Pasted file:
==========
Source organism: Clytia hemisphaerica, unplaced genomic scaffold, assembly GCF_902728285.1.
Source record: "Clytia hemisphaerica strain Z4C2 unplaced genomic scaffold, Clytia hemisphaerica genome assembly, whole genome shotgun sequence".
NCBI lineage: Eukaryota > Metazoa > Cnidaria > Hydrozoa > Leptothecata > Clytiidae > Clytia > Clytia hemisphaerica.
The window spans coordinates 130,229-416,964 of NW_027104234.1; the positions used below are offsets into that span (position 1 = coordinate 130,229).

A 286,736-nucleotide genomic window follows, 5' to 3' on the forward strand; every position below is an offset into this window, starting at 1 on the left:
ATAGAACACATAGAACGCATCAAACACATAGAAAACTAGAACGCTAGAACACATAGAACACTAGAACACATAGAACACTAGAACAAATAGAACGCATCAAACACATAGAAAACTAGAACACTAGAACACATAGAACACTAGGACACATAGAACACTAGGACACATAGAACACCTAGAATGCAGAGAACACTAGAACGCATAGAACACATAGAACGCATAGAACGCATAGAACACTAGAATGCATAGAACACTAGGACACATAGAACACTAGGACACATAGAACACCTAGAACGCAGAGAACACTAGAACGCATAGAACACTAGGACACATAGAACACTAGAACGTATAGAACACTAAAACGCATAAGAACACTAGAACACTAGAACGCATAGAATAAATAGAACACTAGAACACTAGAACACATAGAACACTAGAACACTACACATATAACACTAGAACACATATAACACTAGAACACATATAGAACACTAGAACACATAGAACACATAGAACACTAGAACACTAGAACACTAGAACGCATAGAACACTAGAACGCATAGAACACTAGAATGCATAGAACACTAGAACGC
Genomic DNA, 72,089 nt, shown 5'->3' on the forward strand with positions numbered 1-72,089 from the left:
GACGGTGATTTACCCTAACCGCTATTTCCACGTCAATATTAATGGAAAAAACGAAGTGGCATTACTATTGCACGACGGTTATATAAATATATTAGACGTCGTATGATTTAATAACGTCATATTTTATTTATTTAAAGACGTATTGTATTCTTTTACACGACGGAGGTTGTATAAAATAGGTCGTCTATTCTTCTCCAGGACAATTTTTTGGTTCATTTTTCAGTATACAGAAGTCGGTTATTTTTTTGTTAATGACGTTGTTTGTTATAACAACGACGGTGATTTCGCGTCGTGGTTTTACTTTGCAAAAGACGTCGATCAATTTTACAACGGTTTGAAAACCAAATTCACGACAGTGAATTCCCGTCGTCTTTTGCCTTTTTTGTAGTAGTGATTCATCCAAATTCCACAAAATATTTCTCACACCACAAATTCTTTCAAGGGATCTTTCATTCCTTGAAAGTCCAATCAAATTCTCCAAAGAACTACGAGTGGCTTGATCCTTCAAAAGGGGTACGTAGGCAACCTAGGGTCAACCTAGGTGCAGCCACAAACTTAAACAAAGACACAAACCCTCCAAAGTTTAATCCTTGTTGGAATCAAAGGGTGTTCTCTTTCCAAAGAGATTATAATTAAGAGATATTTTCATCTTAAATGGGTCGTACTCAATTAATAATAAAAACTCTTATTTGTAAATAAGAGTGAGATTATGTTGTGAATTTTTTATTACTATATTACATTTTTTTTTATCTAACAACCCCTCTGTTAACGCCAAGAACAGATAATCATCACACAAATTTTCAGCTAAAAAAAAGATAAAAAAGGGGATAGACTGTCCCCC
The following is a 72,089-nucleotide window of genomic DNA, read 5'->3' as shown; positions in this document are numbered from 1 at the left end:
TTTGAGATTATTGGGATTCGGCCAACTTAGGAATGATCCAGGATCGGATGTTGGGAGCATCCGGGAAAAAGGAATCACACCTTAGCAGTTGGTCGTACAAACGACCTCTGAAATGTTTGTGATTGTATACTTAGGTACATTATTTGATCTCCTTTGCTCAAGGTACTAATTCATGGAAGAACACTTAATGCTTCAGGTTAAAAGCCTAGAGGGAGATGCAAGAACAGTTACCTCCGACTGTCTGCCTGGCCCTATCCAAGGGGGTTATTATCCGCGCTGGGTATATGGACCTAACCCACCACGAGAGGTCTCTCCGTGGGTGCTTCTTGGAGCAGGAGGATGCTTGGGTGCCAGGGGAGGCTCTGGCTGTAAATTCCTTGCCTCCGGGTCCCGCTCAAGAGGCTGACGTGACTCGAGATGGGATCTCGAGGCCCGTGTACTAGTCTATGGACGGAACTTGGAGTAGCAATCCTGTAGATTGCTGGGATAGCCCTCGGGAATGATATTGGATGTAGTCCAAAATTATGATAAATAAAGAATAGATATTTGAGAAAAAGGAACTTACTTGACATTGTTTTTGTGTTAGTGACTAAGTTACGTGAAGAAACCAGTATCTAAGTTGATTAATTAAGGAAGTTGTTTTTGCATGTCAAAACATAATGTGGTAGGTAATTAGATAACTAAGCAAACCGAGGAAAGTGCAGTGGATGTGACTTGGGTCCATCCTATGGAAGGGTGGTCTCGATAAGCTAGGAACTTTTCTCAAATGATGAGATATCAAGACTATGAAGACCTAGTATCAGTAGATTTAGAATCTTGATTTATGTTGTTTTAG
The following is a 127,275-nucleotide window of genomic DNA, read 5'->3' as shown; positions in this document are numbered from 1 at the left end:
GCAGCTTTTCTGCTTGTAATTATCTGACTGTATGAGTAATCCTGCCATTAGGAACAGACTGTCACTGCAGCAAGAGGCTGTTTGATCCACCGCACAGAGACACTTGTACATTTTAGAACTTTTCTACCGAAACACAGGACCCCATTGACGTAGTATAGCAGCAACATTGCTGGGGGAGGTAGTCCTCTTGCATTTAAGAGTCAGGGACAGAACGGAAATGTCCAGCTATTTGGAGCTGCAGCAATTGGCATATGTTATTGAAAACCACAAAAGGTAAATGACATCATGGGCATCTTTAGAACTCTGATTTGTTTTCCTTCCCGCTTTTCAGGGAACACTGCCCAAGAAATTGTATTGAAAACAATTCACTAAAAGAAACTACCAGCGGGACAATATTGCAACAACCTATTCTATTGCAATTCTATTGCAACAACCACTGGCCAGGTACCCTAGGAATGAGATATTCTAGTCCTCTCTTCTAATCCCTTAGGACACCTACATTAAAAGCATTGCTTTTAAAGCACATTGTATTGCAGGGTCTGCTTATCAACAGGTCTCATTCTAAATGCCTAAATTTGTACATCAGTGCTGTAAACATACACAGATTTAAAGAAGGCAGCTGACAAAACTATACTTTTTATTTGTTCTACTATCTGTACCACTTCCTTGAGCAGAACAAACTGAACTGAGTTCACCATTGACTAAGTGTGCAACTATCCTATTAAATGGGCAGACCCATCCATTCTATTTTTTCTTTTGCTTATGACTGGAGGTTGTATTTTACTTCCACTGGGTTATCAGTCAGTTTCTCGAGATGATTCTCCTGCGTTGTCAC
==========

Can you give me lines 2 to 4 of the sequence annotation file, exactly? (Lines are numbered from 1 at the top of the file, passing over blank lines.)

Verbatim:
Source record: "Clytia hemisphaerica strain Z4C2 unplaced genomic scaffold, Clytia hemisphaerica genome assembly, whole genome shotgun sequence".
NCBI lineage: Eukaryota > Metazoa > Cnidaria > Hydrozoa > Leptothecata > Clytiidae > Clytia > Clytia hemisphaerica.
The window spans coordinates 130,229-416,964 of NW_027104234.1; the positions used below are offsets into that span (position 1 = coordinate 130,229).